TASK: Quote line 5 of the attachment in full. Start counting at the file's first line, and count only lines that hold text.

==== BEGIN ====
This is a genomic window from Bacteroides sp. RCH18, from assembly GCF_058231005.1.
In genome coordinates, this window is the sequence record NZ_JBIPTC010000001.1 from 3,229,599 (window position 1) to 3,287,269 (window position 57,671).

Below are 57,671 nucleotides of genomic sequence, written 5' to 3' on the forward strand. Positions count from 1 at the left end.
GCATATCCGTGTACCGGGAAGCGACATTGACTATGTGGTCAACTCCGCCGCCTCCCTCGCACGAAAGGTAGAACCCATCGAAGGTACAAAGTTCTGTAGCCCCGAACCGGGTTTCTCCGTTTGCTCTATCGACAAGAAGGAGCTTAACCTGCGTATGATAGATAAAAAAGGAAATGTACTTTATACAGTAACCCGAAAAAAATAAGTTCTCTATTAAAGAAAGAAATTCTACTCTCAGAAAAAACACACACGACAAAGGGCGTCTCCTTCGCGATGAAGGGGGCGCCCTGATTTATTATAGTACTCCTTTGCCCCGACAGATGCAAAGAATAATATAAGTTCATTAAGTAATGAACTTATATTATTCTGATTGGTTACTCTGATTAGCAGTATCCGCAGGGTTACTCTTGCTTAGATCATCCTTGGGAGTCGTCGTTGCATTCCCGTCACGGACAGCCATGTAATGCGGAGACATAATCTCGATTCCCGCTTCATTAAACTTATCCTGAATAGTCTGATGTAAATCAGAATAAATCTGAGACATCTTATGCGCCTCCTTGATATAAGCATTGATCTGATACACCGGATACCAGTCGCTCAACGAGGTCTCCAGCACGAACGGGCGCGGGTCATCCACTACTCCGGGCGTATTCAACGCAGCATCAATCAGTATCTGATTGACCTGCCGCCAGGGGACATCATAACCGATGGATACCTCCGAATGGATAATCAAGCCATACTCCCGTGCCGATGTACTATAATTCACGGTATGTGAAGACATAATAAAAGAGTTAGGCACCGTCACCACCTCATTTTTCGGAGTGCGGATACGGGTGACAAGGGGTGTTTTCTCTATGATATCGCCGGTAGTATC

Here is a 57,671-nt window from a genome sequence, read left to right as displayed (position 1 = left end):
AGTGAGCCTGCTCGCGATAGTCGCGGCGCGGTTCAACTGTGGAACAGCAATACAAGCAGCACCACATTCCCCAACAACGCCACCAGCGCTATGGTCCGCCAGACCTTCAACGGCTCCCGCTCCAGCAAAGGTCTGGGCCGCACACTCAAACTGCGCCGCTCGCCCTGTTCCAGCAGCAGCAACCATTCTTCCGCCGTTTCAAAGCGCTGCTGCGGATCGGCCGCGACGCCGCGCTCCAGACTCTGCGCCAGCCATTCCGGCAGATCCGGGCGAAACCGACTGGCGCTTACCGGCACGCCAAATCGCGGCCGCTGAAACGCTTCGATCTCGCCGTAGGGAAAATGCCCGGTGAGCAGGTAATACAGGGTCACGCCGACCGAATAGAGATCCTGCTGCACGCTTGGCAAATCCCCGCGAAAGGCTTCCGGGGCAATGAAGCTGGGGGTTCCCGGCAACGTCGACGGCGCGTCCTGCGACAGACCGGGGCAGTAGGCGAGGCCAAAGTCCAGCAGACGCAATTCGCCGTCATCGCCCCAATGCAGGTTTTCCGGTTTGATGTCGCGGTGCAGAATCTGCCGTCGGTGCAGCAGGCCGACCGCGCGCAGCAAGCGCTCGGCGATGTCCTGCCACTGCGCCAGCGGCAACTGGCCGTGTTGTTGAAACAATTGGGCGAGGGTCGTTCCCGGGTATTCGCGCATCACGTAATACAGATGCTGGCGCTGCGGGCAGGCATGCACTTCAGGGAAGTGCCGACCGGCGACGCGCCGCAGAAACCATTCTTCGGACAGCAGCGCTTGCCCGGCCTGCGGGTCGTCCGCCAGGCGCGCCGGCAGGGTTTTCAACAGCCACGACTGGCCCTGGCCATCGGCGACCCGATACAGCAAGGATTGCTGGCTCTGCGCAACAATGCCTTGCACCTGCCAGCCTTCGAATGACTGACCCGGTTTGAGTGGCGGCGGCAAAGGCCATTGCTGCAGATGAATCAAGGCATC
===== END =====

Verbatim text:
Here is a 57,671-nt window from a genome sequence, read left to right as displayed (position 1 = left end):